Satellite images have helped conservationists get a much clearer picture about the extent of illegal logging and other deforestation activities that are devastating rainforests around the world, but new technology from startup Rainforest Connection could prevent it in the first place.
The system, pieced together using upcycled Android smartphones, sensitive microphones and a cloud-hosted software application, is mounted randomly 20 feet or 30 feet high in the tree canopy. There, it "listens" in real time for indications of logging, such as chainsaws or other human activity. Similar systems are in place in cities for detecting gunshots.
If something amiss happens, the Rainforest Connection (RFCx for short) system sends a warning signal wirelessly: it can piggyback on existing cellular networks, even if the signal isn't strong enough to handle a voice call. Each system can cover roughly one square mile of rainforest.
"Anyone in the world can receive the alert; the key piece is to have someone on the ground who is going to show up there and do something about it," said Dave Grenell, one of the San Francisco-based company's co-founders.
Listening to the rainforests' cries for help
Up to 90 percent of destructive rainforest logging is linked to illegal operations, according to data from Interpol. RFCx figures that if its technology can protect one square mile of this habitat, it is worth the equivalent of taking 3,000 cars off the road. "The pace of this problem and the rate at which things are moving in terms of the black market and the large-scale destruction it is causing means we need a different approach," Grenell said. "We have to do much more."
The system already has been at the center of a limited test in Western Sumatra, Indonesia, but RFCx this week is getting far more aggressive about delivering on its mission. Not only is the company launching a $100,000 Kickstarter campaign — complete with a video featuring environmentalist Neil Young — to build up its financial support, it is teaming up with the Zoological Society of London to bring the technology to the equatorial forests of Cameroon, where it will be used to fight both deforestation and poaching. It will probably take about 30 systems to cover the area being considered for the pilot.
"We think this could be a critical new tool for protecting large areas of rainforest," said Chris Ransom, program manager for ZSL in Africa, in a statement. "We're excited to deploy it this year in collaboration with our local partners in Africa."
RFCx is hoping to get three to five more pilots going this year, in places including Brazil and Indonesia, Grenell said.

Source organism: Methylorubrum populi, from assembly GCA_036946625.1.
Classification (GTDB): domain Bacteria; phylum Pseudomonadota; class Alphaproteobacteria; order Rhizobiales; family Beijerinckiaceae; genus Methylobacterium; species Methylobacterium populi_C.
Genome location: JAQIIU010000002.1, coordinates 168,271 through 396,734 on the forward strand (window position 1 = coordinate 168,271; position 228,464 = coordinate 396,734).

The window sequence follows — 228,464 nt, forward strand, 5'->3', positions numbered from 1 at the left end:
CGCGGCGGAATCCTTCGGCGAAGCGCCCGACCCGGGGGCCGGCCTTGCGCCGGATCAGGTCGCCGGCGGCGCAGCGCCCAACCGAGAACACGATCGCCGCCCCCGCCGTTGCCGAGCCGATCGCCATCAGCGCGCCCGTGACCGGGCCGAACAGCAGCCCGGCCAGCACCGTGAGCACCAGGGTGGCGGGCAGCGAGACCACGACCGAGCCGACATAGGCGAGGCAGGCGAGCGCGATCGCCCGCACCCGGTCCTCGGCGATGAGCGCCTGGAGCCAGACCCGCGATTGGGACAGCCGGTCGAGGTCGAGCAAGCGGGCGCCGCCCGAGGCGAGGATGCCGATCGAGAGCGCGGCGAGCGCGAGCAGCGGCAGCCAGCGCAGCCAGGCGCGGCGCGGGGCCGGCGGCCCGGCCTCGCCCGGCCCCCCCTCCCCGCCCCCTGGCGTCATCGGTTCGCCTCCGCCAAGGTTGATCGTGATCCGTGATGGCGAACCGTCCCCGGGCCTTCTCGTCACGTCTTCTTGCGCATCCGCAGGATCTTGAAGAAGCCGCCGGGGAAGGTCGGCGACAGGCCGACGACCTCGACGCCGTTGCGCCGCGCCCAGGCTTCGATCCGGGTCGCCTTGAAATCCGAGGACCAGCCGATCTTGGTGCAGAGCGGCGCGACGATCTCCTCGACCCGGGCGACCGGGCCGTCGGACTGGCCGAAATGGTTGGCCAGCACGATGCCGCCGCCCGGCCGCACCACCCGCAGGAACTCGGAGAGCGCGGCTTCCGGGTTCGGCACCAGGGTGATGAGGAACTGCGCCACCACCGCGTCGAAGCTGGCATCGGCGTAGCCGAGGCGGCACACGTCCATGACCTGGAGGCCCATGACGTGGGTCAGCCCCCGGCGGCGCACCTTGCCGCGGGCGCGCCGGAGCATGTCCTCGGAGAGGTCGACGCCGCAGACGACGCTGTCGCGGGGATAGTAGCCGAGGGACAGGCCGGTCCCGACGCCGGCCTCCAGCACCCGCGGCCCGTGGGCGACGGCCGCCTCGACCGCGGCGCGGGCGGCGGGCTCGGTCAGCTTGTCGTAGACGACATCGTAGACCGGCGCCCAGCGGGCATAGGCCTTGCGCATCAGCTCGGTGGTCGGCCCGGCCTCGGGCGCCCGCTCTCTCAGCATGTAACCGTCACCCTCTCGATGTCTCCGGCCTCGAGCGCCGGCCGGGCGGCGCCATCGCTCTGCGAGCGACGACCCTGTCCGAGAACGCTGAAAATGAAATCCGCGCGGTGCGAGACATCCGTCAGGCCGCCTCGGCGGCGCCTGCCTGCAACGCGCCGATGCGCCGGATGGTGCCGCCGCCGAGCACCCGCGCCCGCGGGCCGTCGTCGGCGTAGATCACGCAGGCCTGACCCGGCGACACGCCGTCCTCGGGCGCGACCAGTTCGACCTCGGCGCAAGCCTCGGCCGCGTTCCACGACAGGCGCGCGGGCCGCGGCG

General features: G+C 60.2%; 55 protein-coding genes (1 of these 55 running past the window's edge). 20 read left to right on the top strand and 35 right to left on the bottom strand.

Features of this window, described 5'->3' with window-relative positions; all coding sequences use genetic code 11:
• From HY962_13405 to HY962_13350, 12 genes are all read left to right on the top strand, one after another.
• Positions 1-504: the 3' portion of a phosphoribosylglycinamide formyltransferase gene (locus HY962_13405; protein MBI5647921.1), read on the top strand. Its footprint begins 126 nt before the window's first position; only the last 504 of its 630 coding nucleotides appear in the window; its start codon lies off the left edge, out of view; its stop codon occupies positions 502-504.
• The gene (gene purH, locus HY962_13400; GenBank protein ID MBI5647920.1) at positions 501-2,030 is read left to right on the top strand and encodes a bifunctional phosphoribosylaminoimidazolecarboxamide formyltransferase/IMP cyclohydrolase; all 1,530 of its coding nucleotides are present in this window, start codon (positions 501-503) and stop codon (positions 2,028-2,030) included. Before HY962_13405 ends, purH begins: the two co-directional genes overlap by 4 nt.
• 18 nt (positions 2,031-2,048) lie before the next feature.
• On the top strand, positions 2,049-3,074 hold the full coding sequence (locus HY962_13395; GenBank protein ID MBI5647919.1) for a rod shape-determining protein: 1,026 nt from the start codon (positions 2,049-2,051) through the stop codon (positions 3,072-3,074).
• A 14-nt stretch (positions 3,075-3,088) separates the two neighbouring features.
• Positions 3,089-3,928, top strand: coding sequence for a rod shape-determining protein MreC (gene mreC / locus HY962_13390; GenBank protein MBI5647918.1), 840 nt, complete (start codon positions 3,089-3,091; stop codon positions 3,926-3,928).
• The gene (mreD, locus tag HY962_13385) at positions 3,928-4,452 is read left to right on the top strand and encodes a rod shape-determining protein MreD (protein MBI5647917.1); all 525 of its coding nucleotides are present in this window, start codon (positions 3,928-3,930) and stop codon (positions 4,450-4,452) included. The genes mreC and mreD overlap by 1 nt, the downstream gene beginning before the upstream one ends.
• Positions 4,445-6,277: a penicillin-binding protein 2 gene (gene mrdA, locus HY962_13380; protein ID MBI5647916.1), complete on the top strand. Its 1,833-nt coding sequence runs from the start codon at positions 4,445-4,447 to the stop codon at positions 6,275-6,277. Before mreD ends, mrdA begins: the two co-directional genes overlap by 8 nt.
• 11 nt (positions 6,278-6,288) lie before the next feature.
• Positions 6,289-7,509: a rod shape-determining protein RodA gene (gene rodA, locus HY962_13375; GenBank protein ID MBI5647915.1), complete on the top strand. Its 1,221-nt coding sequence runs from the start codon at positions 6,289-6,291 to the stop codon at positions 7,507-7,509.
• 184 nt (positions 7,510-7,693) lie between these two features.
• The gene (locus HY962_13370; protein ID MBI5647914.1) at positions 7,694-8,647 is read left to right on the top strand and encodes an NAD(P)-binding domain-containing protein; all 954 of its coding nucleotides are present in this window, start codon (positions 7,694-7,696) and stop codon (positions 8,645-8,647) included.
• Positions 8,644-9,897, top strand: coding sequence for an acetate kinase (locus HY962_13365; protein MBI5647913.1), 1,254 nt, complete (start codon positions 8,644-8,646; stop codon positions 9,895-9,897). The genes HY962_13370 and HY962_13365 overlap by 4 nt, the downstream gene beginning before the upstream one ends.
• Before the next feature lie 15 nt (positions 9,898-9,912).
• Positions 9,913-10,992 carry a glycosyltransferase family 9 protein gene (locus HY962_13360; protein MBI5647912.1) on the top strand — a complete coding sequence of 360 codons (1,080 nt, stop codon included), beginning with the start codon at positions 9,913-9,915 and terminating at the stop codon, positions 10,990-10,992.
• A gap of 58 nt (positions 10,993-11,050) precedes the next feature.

What makes this approach intriguing is that it uses technology that's already available, which helps keep costs for most of the components relatively low, said Topher White, RFCx co-founder and the project's technical lead. "It's all about doing what you can with the technology that is available," he said.
The challenges of designing and deploying the devices
For those who wonder how the RFCx system will find a cellular signal in the middle of a rainforest, consider that most systems will be deployed at the edge of rainforests where there's usually pretty good coverage. The bigger problem has been figuring out how to contract for the service; in Indonesia, for example, there are no monthly plans, so RFCx had to piece together service from several carriers, White said.
While it has been fairly straightforward for the RFCx team to get their hands on donated smartphones, a bigger challenge has been figuring out how to keep them powered up. The solution was a customized solar array using crystalline wafers wired in series, which provide about 12 watts daily, or enough to cover about three-quarters of the technology's power needs, according to White. "This is the only place where we have had to be particularly innovative," he said.
RFCx also needed to create a sealed waterproof housing filled with desiccants to protect the innards from moisture and extreme temperatures. Security was easier to sort out: the entire system is camouflaged so well that the RFCx team actually has had trouble finding them to deal with maintenance. If someone does manage to find one and tries to remove it, the smartphone's accelerometer will show that it's being moved, and where, making it relatively simply for authorities to track it down.
"We haven't encountered this situation yet, but when we do, it will be exciting," White said.
Top image of phone being made into logging detection device by Rainforest Connection.